During Tuesday’s regular scheduled meeting, the court heard from staff on current imaging problems and the need for a new server.
The life expectancy of a server is about five years, commissioners heard. The current server in operation is a 1998 model that is not supported by IBM.
“The server is almost full, and it’s on its last leg,” District Clerk Becky Hanks said.
The Ableterm-Legacy system will expand on the county’s current archival capabilities by enabling all documents used in a certain case to be linked together, McKinney explained.
“All actions taken on a case will now be transposed into one location, and will be accessible throughout the life of the case,” McKinney said.
“This will allow for integration of documents and prevent a backlog, like we currently have,” Hanks added.
“I’m really excited about being able to move forward and accomplish what we need to accomplish,” County Clerk Gwen Moffett said.
According to a representative, Tyler Technologies guarantees the software will perform just as well as those in other counties for the life of the contract.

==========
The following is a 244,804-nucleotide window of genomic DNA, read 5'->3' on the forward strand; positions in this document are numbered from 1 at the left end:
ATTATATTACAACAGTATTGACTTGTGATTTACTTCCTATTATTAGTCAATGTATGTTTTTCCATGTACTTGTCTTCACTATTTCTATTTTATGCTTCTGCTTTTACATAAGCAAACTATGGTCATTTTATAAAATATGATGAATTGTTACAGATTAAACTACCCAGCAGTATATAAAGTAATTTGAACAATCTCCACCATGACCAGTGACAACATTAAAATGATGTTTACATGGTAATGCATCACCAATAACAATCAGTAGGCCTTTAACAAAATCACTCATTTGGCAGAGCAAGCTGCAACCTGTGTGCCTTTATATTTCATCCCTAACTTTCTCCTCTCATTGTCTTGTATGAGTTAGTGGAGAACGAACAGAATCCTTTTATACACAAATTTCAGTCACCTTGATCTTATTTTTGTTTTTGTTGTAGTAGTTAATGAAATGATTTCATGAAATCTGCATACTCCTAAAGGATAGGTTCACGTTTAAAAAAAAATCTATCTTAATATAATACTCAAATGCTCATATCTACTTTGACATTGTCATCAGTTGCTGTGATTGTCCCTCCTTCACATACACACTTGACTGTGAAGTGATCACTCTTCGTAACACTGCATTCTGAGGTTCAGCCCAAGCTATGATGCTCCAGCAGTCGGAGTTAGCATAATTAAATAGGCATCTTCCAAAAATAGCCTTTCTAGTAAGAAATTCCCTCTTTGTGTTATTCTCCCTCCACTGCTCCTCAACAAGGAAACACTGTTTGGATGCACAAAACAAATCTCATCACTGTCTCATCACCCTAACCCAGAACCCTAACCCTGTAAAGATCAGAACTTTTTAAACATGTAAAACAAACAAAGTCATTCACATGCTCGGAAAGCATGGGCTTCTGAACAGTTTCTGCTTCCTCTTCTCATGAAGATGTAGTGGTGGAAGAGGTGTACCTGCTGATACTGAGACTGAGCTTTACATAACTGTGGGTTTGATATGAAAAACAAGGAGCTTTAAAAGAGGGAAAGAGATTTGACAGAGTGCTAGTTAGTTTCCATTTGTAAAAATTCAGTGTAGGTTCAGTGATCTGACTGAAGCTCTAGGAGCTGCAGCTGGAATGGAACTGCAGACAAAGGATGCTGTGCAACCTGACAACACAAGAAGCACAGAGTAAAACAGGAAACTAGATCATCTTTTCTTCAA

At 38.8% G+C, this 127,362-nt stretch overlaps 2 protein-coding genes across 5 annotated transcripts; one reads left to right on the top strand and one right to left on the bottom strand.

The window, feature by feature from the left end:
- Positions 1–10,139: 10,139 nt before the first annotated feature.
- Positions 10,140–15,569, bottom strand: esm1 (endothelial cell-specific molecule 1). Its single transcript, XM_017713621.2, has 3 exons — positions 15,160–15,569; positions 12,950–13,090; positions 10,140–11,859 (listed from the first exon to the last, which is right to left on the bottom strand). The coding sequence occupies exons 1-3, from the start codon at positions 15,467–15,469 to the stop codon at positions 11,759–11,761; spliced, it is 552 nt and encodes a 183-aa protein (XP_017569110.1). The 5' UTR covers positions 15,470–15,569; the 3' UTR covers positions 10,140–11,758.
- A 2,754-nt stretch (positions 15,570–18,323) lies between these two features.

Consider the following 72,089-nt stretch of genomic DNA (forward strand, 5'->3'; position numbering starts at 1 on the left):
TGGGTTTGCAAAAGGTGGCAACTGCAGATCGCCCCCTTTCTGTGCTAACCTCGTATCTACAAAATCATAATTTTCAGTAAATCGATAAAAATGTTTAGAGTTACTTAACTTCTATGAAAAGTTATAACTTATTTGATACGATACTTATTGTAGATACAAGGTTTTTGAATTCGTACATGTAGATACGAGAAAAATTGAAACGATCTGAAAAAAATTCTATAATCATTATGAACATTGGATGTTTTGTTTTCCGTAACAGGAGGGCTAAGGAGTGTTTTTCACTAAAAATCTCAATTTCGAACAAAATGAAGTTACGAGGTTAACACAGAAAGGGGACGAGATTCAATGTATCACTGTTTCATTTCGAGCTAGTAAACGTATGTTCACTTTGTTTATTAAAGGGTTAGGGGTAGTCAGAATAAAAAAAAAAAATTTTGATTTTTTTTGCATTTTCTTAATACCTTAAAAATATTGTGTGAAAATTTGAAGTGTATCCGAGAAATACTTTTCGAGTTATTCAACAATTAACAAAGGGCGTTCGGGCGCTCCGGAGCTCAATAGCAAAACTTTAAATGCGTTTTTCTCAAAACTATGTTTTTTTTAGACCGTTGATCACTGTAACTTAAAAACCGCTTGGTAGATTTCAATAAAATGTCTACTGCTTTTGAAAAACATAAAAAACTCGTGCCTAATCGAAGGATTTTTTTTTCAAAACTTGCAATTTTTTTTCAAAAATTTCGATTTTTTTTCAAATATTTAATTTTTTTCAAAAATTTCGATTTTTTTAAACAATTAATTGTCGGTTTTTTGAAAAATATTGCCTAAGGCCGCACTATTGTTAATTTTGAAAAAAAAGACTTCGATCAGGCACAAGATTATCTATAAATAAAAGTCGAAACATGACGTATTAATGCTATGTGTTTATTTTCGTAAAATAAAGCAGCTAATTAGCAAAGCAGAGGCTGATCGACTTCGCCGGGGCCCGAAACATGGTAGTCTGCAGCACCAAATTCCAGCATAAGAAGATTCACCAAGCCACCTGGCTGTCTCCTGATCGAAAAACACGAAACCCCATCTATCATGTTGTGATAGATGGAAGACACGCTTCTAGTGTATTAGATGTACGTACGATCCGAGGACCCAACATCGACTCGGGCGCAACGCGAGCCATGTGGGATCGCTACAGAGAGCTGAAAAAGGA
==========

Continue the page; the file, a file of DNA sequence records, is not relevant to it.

“We have never had a problem they couldn’t solve,” Hanks said.
In other business, commissioners:
• declared April Child Abuse Awareness and Prevention Month.
• renewed a contract with the Northeast Texas Public Health District.
• tabled the purchase of web-based software.
• reappointed Reba McGee to the Andrew’s Center Board of Trustees.
• appointed CAC Director Marsha Allen and the Athens Help Center’s Chief Operating Officer Leslie Saunders, to the Henderson County Child Welfare Board to fill unexpired terms.
• took no action on the hiring of additional personnel for the Sheriff’s Department.
• took no action on the hiring of additional personnel for County Treasurer’s Office.
• discussed holding a workshop to review hiring of personnel.
• approved payroll changes.
• tabled a plat for the Sanctuary at Cedar Creek Lake due to the absence of Precinct 1 Commissioner Joe Hall.
• denied a plat for Harborlight Villas because it has not been reviewed by Gun Barrel City.
• paid bills totaling $57,774.07

Kemp Jr. High talent contest set
Monitor Photo/Pearl Cantrell